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SALT LAKE CITY — Uninsured drivers on Utah roadways can expect to have their cars impounded on the spot under a new law taking effect Thursday.
Utah police have had the option to pull over an uninsured driver and impound their car since 2008, but the new law will require it unless there's a safety concern.
Despite Utah's relatively low rate of uninsured drivers, state Sen. Lyle Hillyard, a Logan Republican who sponsored the law, said it's "a worthwhile price for the greater good" of making sure uninsured drivers don't cause a financial burden to others if they get in an accident.
In 2012, Utah had the fourth-lowest rate of uninsured drivers in the country at 5.8 percent, according data from the Insurance Research Council.
Hillyard estimates Utah's rate is now closer to 3 percent, but he said the law is still needed to further crack down on those driving without coverage.
It gives (law enforcement) more of an incentive to impound the car, but it has a lot of protection in there.
–State Sen. Lyle Hillyard
The law gives officers discretion so they're not seizing every car, he said. The law has exceptions if the officer is concerned that seizing the vehicle would be a safety concern to the driver or any occupants or keep the officer from addressing any other public safety matters.
"It gives them more of an incentive to impound the car, but it has a lot of protection in there," Hillyard said. "For example, if it's an unsafe position or if you've got a mom and some little kids there, those kinds of things, it would protect them from doing that."
Law enforcement officers would have to check the person against a state database of uninsured drivers. If the driver insists they have insurance, the officer must make "a reasonable attempt" to verify if the person is covered, such as calling the insurance agency.
Several states allow impounding, but it's unclear if any others require it. Several cities in Texas, including Dallas, require police to tow the cars of uninsured drivers.
It passed unanimously in Utah's state Senate in March, but only won approval by on a 38-31 vote in the House, with many Republicans voting against.
One of those opposed is Republican Rep. Paul Ray from Clearfield, who said he's worried about the accuracy of the uninsured driver database. He's had several constituents complain that they were pulled over because the database incorrectly showed they were uninsured, he said.
"There's just a lot of ifs, and I'm not sure it's the role of government to say, 'We're going to take your car and impound it if your insurance isn't paid on it,' " Rep. Paul Ray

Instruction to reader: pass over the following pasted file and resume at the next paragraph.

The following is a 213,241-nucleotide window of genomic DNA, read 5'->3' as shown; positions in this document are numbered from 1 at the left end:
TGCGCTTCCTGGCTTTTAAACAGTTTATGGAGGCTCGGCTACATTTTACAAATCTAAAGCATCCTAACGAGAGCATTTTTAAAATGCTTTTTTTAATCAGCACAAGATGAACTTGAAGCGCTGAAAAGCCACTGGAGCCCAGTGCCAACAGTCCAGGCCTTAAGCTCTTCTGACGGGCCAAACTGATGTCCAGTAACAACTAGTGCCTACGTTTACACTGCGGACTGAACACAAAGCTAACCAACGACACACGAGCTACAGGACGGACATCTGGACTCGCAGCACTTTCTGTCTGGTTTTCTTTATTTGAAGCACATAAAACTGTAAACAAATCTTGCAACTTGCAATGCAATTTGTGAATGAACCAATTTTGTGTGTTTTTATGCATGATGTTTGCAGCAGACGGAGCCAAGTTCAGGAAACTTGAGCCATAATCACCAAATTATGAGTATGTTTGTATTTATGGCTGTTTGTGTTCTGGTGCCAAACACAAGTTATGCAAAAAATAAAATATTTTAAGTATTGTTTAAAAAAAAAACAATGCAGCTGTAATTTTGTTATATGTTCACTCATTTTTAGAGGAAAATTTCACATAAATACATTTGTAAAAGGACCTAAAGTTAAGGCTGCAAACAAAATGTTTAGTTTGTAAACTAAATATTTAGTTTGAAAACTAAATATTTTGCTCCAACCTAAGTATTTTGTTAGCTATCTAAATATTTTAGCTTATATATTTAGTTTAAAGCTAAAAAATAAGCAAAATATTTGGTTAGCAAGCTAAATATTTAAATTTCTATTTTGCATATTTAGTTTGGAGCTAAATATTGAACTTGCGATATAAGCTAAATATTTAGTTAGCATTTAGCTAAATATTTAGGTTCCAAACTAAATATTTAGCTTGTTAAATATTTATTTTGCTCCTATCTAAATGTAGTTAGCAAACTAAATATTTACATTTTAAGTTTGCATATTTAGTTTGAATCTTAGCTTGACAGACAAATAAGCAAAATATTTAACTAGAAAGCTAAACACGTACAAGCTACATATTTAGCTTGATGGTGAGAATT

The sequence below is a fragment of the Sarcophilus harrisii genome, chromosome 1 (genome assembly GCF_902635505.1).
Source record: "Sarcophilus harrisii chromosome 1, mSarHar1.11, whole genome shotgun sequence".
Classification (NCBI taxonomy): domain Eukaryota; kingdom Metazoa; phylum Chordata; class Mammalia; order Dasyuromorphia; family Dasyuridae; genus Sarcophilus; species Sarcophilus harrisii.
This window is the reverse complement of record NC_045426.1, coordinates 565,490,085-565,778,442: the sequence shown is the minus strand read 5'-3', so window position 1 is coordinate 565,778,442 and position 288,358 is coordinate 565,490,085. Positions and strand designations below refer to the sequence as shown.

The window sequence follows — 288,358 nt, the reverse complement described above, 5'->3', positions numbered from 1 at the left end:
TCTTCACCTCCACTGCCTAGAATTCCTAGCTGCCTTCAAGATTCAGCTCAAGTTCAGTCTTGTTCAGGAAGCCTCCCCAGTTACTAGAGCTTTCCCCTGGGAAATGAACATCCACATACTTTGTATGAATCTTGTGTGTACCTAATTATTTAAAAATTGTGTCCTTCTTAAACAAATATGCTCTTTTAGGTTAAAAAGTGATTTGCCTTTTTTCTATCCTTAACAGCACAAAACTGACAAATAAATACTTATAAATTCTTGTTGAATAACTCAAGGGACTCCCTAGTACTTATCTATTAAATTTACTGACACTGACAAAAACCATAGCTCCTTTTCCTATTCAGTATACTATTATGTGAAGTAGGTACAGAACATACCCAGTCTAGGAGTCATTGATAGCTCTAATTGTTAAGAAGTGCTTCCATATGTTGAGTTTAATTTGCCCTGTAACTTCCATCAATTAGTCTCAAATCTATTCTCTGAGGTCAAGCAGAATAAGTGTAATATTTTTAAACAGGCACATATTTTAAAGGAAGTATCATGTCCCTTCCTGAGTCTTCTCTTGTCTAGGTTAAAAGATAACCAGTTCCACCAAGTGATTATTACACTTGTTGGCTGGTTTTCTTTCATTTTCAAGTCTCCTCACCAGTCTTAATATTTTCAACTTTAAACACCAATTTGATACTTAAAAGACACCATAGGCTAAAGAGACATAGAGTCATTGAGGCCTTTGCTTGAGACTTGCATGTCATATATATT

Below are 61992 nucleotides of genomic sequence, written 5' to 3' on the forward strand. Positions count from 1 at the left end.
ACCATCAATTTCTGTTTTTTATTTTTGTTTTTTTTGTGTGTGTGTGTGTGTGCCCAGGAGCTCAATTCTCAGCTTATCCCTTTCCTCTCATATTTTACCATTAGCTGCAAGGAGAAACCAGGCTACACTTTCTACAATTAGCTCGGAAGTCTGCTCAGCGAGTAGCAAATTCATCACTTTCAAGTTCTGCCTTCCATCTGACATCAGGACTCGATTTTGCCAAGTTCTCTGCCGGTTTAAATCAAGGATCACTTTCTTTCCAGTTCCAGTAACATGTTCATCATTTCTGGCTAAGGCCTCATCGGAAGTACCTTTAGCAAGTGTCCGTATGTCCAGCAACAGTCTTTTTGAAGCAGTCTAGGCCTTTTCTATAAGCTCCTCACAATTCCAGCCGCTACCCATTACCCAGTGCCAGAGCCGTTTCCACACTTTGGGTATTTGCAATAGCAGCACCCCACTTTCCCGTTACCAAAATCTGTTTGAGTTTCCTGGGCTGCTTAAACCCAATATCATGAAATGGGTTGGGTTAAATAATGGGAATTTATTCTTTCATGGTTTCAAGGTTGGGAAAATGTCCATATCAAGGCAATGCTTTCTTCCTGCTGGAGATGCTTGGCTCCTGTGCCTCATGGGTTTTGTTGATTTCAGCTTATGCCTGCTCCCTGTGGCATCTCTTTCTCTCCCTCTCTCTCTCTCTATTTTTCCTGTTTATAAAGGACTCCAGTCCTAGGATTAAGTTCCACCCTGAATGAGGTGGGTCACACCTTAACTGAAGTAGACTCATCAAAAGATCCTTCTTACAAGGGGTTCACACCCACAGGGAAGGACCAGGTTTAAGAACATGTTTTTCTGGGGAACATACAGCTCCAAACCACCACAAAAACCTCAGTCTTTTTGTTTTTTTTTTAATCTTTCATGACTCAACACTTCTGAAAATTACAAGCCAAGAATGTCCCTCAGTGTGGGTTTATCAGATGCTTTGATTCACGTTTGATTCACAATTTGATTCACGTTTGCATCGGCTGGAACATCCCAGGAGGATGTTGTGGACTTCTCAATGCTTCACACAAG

"These people, they had the proof. They were still cited. They still had to go to court," said Ray, who predicts there will be "a lot of unhappy people" once the law takes effect.
He's concerned about misunderstandings such as a spouse or a child being pulled over despite not being the family member who pays the insurance, he said.
"There's just a lot of ifs, and I'm not sure it's the role of government to say, 'We're going to take your car and impound it if your insurance isn't paid on it,' " Ray said.
The law says Utah pay back drivers whose cars are wrongfully impounded. Legislative staff estimate that will cost about $13,000 a year, which would cover about 25 wrongfully impounded cars.
It's unclear how often police currently impound cars for insurance reasons.
Overall, the Utah law enforcement impounded about 25,000 cars in 2014, said Charlie Roberts, a spokesman for the Utah State Tax Commission, which oversees the Department of Motor Vehicles.
Highlighted below are a few other notable laws taking effect Jan. 1:
Dog breed restrictions: Under this new law, cities and towns are no longer allowed to ban specific dog breeds within their limits. The law's author, Salt Lake City Democratic Rep. Brian King, said at least 10 cities have restrictions that ban ownership of specific breeds such as pit bulls. Starting Jan. 1, those laws will be nullified, and cities cannot pass new restrictions.
Elections amendments: A law overhauling the system for nominating political candidates takes effect Thursday, though it's not expected to make a splash until 2016, when many offices in Utah are up for re-election. Candidates will be allowed to bypass the state's caucus and convention system and instead compete in a primary election if they gather enough signatures. The Utah Republican Party has filed a lawsuit over the changes, arguing that the U.S. Constitution ensures political parties the right to choose how it selects its candidates. That case is still pending in federal court.